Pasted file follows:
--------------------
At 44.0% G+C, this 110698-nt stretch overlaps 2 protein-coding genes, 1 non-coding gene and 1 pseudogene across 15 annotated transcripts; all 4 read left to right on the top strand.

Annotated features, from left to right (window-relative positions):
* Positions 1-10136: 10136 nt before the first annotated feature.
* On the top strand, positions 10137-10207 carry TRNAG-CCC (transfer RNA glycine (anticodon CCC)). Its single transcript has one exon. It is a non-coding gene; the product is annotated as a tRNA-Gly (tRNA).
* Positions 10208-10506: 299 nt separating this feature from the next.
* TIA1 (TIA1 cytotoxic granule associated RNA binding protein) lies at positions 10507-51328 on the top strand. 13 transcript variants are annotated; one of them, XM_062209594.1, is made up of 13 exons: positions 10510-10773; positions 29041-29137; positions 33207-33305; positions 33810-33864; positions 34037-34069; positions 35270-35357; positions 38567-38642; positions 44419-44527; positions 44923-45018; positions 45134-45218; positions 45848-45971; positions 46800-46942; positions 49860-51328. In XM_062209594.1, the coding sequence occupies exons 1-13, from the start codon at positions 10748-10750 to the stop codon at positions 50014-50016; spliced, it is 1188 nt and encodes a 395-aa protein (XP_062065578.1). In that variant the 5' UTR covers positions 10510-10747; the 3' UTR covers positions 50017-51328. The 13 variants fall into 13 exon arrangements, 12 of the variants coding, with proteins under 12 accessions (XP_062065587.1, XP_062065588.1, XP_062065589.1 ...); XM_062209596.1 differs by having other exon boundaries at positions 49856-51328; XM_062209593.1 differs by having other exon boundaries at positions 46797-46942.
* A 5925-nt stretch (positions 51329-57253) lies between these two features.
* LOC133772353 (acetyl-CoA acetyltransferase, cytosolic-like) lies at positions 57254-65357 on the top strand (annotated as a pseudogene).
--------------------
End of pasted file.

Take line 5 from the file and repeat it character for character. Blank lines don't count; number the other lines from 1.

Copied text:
* Positions 10208-10506: 299 nt separating this feature from the next.